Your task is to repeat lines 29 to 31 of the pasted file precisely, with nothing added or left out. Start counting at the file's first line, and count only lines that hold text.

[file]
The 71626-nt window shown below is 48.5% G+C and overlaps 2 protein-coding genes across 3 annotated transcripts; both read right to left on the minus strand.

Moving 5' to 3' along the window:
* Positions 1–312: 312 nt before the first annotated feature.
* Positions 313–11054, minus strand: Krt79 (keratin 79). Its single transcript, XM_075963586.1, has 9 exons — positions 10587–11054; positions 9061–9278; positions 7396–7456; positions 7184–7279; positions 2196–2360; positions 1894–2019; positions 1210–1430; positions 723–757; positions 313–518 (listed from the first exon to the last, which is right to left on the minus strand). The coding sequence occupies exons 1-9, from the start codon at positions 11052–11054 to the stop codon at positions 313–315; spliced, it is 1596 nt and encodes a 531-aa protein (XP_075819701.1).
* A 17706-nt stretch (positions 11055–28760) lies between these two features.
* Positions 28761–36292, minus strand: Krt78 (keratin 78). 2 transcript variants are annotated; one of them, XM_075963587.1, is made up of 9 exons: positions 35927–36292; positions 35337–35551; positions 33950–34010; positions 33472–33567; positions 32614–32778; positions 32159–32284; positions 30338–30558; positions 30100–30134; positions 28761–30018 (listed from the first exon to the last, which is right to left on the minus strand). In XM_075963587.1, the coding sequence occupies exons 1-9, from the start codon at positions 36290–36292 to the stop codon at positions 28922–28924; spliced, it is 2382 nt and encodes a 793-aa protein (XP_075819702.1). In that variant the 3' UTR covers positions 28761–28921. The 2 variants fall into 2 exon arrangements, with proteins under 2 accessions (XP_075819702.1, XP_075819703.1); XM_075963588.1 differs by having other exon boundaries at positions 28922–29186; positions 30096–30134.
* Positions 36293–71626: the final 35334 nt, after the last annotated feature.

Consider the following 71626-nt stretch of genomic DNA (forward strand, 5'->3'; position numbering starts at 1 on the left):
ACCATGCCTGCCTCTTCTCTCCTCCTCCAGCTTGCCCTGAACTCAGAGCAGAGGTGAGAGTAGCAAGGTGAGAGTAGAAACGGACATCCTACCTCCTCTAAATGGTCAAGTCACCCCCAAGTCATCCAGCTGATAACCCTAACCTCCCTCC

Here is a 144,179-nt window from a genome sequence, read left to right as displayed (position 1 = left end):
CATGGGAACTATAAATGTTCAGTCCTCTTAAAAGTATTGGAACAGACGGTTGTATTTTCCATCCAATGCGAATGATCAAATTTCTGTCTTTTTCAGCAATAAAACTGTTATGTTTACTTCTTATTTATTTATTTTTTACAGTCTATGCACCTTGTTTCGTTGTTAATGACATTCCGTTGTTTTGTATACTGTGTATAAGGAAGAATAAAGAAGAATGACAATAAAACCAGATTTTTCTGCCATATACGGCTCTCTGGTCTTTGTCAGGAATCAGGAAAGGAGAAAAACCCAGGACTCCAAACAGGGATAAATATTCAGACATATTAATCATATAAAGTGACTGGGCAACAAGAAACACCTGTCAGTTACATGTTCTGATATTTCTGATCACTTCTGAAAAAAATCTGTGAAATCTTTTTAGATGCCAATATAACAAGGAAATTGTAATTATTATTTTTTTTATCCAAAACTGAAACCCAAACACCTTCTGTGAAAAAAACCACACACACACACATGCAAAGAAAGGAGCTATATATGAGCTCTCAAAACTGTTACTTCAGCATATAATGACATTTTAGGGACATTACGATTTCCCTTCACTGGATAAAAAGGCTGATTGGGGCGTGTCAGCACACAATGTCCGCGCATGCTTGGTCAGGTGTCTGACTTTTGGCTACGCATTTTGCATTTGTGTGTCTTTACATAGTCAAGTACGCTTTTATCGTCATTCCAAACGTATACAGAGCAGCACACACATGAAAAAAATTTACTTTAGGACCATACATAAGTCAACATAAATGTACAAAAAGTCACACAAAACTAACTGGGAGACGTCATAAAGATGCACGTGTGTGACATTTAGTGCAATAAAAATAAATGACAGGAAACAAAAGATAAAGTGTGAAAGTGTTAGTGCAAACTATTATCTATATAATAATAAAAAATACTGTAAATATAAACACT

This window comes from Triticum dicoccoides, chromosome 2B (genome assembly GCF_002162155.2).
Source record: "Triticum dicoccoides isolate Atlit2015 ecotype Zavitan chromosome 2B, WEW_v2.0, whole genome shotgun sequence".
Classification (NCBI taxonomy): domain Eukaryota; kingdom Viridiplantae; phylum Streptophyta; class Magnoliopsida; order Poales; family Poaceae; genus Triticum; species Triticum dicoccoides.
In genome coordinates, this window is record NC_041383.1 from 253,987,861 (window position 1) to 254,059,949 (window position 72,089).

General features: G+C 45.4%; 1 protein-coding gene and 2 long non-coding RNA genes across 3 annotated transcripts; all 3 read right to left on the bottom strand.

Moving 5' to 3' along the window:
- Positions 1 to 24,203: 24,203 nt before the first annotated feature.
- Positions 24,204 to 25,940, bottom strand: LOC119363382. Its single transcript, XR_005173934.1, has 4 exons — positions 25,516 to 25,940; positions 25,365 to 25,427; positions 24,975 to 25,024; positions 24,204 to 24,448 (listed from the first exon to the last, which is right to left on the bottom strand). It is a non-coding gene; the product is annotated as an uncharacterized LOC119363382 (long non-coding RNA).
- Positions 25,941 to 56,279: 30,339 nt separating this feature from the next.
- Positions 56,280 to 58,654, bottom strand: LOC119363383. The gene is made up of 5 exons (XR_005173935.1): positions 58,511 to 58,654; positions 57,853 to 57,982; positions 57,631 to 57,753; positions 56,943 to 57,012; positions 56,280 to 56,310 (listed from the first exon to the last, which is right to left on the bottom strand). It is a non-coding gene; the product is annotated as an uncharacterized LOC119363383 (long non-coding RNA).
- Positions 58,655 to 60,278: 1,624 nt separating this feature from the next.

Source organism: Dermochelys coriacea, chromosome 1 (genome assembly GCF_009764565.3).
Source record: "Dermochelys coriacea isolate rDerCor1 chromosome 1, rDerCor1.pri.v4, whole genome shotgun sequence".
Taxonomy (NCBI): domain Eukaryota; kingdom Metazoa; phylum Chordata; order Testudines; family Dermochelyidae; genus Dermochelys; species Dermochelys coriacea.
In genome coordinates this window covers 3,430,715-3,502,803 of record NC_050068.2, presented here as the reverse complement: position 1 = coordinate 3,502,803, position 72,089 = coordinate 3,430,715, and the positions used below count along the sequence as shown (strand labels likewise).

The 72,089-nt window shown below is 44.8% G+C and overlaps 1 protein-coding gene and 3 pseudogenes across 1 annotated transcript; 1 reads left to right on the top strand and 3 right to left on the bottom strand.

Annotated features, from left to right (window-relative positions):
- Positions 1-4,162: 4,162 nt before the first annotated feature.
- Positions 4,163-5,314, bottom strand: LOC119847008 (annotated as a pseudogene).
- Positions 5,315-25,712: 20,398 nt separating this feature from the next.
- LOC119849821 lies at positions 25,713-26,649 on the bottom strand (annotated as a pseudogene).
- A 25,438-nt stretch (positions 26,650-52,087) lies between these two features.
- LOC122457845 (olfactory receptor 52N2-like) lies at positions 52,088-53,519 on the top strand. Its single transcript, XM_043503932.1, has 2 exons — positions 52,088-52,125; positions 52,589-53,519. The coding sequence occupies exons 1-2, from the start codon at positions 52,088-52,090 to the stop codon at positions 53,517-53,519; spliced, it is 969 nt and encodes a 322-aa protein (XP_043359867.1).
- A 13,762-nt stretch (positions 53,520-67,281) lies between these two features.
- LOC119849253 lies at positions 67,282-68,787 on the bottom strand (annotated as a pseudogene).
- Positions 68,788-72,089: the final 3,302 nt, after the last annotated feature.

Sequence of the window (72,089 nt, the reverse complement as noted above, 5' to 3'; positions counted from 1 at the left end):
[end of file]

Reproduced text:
- Positions 1-4,162: 4,162 nt before the first annotated feature.
- Positions 4,163-5,314, bottom strand: LOC119847008 (annotated as a pseudogene).
- Positions 5,315-25,712: 20,398 nt separating this feature from the next.